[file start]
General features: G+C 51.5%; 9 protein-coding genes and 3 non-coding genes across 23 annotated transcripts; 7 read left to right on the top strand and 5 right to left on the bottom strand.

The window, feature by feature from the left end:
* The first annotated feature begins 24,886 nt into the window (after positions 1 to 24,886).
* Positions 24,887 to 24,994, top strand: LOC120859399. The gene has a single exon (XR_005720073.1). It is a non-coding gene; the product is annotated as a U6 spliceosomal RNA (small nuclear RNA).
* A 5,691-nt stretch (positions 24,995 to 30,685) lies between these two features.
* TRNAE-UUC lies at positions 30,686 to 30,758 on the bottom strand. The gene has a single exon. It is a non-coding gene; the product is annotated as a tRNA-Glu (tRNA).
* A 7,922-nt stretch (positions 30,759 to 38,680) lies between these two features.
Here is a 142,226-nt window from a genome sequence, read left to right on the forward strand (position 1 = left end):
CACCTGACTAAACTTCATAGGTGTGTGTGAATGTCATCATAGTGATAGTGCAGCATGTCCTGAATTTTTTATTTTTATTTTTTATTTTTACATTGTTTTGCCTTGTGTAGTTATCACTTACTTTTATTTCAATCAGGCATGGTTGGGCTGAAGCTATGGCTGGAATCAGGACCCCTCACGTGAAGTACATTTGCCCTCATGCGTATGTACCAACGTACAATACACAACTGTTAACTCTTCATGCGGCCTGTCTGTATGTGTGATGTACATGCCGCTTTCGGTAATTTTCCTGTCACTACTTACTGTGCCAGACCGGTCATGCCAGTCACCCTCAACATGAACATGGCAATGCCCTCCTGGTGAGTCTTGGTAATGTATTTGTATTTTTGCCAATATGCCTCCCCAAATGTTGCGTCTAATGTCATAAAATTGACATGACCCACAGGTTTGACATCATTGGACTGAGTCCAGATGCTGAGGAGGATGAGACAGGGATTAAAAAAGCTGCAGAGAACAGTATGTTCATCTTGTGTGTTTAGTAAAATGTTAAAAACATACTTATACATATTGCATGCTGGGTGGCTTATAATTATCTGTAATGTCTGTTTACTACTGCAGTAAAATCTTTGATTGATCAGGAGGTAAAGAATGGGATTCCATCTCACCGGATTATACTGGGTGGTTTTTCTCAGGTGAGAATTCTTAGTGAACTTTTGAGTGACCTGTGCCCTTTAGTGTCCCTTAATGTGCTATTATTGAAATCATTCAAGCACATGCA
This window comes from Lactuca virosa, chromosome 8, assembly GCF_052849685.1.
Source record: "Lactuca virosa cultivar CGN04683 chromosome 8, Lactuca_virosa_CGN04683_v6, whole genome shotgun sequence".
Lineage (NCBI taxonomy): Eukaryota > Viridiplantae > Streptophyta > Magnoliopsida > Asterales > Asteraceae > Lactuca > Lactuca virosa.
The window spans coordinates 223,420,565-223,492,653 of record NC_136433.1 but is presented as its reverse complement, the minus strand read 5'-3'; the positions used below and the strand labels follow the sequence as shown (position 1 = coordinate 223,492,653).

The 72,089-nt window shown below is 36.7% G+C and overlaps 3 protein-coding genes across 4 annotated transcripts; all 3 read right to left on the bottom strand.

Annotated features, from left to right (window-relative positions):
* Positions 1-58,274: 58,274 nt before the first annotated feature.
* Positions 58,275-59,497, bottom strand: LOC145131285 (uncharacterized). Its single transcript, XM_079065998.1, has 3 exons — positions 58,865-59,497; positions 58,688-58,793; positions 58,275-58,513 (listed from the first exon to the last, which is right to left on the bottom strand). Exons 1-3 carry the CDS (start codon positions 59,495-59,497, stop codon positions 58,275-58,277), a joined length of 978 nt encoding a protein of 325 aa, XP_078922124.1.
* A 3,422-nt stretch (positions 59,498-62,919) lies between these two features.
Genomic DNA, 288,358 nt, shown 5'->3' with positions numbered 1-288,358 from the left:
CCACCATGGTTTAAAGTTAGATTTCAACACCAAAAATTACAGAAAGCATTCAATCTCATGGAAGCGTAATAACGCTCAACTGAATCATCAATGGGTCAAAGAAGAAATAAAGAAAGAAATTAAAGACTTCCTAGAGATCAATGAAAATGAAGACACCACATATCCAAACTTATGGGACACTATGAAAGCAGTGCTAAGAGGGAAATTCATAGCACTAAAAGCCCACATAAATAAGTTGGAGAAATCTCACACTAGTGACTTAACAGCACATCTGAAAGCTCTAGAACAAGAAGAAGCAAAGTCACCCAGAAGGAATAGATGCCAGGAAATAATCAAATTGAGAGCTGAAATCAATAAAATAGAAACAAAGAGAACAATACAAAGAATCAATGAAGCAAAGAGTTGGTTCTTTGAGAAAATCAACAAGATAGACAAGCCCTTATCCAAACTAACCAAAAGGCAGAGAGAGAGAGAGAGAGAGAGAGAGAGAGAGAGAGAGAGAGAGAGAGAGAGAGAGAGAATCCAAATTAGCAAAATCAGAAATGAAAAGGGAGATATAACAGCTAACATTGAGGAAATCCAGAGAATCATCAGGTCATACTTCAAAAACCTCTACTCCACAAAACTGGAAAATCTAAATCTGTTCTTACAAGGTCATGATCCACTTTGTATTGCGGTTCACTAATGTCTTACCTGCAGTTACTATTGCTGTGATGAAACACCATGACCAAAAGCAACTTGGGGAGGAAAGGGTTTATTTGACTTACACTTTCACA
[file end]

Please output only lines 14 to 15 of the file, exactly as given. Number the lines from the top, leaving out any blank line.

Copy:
The 72,089-nt window shown below is 36.7% G+C and overlaps 3 protein-coding genes across 4 annotated transcripts; all 3 read right to left on the bottom strand.

Annotated features, from left to right (window-relative positions):